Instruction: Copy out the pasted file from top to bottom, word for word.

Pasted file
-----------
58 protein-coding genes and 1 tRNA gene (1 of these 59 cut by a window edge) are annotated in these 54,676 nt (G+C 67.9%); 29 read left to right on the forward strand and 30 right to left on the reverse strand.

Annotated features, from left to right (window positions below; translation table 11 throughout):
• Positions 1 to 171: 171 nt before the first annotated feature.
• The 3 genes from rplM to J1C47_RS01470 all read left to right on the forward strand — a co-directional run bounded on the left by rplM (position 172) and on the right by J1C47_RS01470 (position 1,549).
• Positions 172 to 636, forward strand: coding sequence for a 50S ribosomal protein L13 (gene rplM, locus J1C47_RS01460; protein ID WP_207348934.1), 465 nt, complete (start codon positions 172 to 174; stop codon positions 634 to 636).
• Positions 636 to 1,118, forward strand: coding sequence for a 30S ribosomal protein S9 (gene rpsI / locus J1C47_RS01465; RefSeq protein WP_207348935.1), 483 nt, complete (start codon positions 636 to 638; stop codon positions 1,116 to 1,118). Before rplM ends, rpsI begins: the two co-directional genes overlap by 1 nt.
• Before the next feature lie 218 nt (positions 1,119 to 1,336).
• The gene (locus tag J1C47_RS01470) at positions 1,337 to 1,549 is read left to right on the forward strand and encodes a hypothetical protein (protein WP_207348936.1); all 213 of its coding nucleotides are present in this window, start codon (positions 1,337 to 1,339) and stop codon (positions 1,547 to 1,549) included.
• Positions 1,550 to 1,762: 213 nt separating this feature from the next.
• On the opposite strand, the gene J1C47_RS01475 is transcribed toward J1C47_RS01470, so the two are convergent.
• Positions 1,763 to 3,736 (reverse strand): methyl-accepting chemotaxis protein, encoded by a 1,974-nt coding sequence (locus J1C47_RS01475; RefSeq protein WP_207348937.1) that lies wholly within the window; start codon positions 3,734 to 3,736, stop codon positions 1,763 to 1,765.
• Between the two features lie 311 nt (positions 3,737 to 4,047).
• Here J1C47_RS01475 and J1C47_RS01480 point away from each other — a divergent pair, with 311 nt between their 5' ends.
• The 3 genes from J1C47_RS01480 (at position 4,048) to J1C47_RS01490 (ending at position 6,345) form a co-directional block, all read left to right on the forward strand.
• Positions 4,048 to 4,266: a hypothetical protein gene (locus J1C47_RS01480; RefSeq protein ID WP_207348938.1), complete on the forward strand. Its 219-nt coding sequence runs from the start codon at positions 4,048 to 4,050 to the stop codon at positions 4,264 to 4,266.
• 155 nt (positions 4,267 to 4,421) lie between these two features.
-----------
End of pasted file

58 protein-coding genes and 1 tRNA gene (1 of these 59 cut by a window edge) are annotated in these 54,676 nt (G+C 67.9%); 29 read left to right on the forward strand and 30 right to left on the reverse strand.

Annotated features, from left to right (window positions below; translation table 11 throughout):
• Positions 1 to 171: 171 nt before the first annotated feature.
• The 3 genes from rplM to J1C47_RS01470 all read left to right on the forward strand — a co-directional run bounded on the left by rplM (position 172) and on the right by J1C47_RS01470 (position 1,549).
• Positions 172 to 636, forward strand: coding sequence for a 50S ribosomal protein L13 (gene rplM, locus J1C47_RS01460; protein ID WP_207348934.1), 465 nt, complete (start codon positions 172 to 174; stop codon positions 634 to 636).
• Positions 636 to 1,118, forward strand: coding sequence for a 30S ribosomal protein S9 (gene rpsI / locus J1C47_RS01465; RefSeq protein WP_207348935.1), 483 nt, complete (start codon positions 636 to 638; stop codon positions 1,116 to 1,118). Before rplM ends, rpsI begins: the two co-directional genes overlap by 1 nt.
• Before the next feature lie 218 nt (positions 1,119 to 1,336).
• The gene (locus tag J1C47_RS01470) at positions 1,337 to 1,549 is read left to right on the forward strand and encodes a hypothetical protein (protein WP_207348936.1); all 213 of its coding nucleotides are present in this window, start codon (positions 1,337 to 1,339) and stop codon (positions 1,547 to 1,549) included.
• Positions 1,550 to 1,762: 213 nt separating this feature from the next.
• On the opposite strand, the gene J1C47_RS01475 is transcribed toward J1C47_RS01470, so the two are convergent.
• Positions 1,763 to 3,736 (reverse strand): methyl-accepting chemotaxis protein, encoded by a 1,974-nt coding sequence (locus J1C47_RS01475; RefSeq protein WP_207348937.1) that lies wholly within the window; start codon positions 3,734 to 3,736, stop codon positions 1,763 to 1,765.
• Between the two features lie 311 nt (positions 3,737 to 4,047).
• Here J1C47_RS01475 and J1C47_RS01480 point away from each other — a divergent pair, with 311 nt between their 5' ends.
• The 3 genes from J1C47_RS01480 (at position 4,048) to J1C47_RS01490 (ending at position 6,345) form a co-directional block, all read left to right on the forward strand.
• Positions 4,048 to 4,266: a hypothetical protein gene (locus J1C47_RS01480; RefSeq protein ID WP_207348938.1), complete on the forward strand. Its 219-nt coding sequence runs from the start codon at positions 4,048 to 4,050 to the stop codon at positions 4,264 to 4,266.
• 155 nt (positions 4,267 to 4,421) lie between these two features.